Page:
eternal judgment--judgment fraught with eternal consequences
either of joy or of woe.
3. will we do--So some of the oldest manuscripts read; but
others, "Let us do." "This," that is, "Go on unto perfection."
if God permit--For even in the case of good resolutions, we
cannot carry them into effect, save through God "working in us both to
will and to do of His good pleasure"
The "for" in
refers to this: I say, if God permit, for there are cases where
God does not permit, for example, "it is impossible," &c. Without God's
blessing, the cultivation of the ground does not succeed
4. We must "go on toward perfection"; for if we fall
away, after having received enlightenment, it will be impossible
to renew us again to repentance.
for those--"in the case of those."
once enlightened--once for all illuminated by the word of God
taught in connection with "baptism" (to which, in
as once for all done," once enlightened" here answers); compare
This passage probably originated the application of the term
"illumination" to baptism in subsequent times. Illumination,
however, was not supposed to be the inseparable accompaniment of
baptism: thus CHRYSOSTOM says, "Heretics
have baptism, not illumination: they are baptized in
body, but not enlightened in soul: as Simon Magus was baptized, but not
illuminated." That "enlightened" here means knowledge of the word of
truth, appears from comparing the same Greek word
with Heb 10:26,
where "knowledge of the truth" answers to it.
tasted of the heavenly gift--tasted for themselves. As
"enlightened" refers to the sense of sight: so here taste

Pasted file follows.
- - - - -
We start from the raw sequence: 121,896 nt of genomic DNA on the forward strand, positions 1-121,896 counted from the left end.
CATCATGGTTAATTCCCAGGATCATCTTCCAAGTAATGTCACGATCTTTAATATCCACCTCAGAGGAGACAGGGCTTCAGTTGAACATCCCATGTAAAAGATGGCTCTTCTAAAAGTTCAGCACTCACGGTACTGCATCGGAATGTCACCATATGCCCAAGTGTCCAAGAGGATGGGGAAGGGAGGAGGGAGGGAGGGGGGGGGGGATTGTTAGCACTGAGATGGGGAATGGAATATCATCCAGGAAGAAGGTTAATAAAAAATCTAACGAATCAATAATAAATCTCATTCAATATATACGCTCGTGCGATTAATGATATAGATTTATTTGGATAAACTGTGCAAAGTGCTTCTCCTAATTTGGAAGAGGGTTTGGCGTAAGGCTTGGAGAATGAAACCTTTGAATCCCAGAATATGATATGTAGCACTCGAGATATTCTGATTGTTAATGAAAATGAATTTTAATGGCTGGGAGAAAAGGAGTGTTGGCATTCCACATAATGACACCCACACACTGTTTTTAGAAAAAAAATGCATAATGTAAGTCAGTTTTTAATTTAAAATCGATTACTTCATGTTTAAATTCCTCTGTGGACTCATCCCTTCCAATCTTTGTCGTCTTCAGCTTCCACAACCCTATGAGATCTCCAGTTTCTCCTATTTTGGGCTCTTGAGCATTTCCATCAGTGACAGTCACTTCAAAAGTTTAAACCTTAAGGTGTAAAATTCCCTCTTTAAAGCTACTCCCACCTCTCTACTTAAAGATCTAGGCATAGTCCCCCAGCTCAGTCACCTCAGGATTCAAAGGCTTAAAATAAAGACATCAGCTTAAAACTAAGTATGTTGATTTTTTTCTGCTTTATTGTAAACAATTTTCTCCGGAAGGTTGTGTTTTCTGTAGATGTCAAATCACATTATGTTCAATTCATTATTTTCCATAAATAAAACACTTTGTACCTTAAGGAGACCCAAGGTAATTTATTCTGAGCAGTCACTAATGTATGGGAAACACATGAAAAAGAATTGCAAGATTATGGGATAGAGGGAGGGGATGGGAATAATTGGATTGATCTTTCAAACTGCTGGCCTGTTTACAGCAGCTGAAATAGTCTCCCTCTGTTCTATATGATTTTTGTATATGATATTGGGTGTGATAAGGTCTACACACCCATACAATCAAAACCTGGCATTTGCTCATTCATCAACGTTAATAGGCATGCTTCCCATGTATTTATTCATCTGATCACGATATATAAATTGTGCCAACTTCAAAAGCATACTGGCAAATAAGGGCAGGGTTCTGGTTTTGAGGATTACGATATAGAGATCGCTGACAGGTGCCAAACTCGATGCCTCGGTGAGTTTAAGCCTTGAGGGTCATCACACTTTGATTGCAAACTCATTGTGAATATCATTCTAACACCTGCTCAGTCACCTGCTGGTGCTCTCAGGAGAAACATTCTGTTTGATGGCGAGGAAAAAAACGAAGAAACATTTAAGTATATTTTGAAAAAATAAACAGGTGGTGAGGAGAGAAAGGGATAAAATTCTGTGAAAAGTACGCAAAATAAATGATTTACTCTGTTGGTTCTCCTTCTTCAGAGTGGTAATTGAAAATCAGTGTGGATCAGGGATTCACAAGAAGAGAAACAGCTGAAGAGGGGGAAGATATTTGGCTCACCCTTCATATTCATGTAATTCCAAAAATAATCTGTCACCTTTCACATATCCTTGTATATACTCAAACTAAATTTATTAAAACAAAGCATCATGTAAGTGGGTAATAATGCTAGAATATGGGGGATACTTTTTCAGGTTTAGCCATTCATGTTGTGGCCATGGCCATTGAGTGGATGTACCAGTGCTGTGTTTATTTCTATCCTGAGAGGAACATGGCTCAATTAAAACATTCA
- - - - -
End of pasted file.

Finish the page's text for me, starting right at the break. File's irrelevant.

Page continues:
follows. "The heavenly gift"; Christ given by the Father and
revealed by the enlightening word preached and written: as conferring
peace in the remission of sins; and as the Bestower of the gift of the
(Ac 8:19, 20),
made partakers of the Holy Ghost--specified as distinct from,
though so inseparably connected with, "enlightened," and "tasted of the
heavenly gift," Christ, as answering to "laying on of hands" after
baptism, which was then generally accompanied with the impartation of
the Holy Ghost in miraculous gifts.
5. tasted the good word of God--distinct from "tasted
OF (genitive) the heavenly gift"; we do not yet
enjoy all the fulness of Christ, but only have a taste
OF Him, the heavenly gift now; but believers may
taste the whole word (accusative case) of God already, namely,
God's "good word of promise." The Old Testament promise of
Canaan to Israel typified "the good word of God's" promise of the
Therefore, there immediately follows the clause, "the powers of the
world to come." As "enlightening" and "tasting of the heavenly gift,"
Christ, the Bread of Life, answers to FAITH: so
"made partakers of the Holy Ghost," to CHARITY,